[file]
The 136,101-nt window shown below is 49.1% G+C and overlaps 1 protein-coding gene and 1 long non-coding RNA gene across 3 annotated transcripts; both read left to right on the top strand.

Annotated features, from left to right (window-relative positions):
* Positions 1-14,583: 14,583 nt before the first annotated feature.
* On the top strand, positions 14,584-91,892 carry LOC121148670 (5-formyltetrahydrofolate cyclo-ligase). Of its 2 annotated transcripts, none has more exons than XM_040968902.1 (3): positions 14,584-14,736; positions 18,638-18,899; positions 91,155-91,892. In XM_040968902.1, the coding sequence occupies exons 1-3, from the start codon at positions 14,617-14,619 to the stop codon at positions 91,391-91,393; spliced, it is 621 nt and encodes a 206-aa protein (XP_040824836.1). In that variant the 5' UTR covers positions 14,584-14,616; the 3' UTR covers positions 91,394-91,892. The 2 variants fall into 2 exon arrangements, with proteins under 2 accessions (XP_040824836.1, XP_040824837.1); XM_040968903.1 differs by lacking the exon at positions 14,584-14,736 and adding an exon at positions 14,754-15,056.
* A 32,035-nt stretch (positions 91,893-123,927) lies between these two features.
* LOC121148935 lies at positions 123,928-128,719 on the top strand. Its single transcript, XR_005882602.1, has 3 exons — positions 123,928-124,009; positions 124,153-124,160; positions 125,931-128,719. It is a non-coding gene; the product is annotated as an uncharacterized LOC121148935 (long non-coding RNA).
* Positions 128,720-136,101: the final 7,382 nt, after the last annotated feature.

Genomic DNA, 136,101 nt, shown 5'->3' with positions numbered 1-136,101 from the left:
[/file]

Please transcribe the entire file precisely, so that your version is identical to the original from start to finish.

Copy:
The 136,101-nt window shown below is 49.1% G+C and overlaps 1 protein-coding gene and 1 long non-coding RNA gene across 3 annotated transcripts; both read left to right on the top strand.

Annotated features, from left to right (window-relative positions):
* Positions 1-14,583: 14,583 nt before the first annotated feature.
* On the top strand, positions 14,584-91,892 carry LOC121148670 (5-formyltetrahydrofolate cyclo-ligase). Of its 2 annotated transcripts, none has more exons than XM_040968902.1 (3): positions 14,584-14,736; positions 18,638-18,899; positions 91,155-91,892. In XM_040968902.1, the coding sequence occupies exons 1-3, from the start codon at positions 14,617-14,619 to the stop codon at positions 91,391-91,393; spliced, it is 621 nt and encodes a 206-aa protein (XP_040824836.1). In that variant the 5' UTR covers positions 14,584-14,616; the 3' UTR covers positions 91,394-91,892. The 2 variants fall into 2 exon arrangements, with proteins under 2 accessions (XP_040824836.1, XP_040824837.1); XM_040968903.1 differs by lacking the exon at positions 14,584-14,736 and adding an exon at positions 14,754-15,056.
* A 32,035-nt stretch (positions 91,893-123,927) lies between these two features.
* LOC121148935 lies at positions 123,928-128,719 on the top strand. Its single transcript, XR_005882602.1, has 3 exons — positions 123,928-124,009; positions 124,153-124,160; positions 125,931-128,719. It is a non-coding gene; the product is annotated as an uncharacterized LOC121148935 (long non-coding RNA).
* Positions 128,720-136,101: the final 7,382 nt, after the last annotated feature.

Genomic DNA, 136,101 nt, shown 5'->3' with positions numbered 1-136,101 from the left: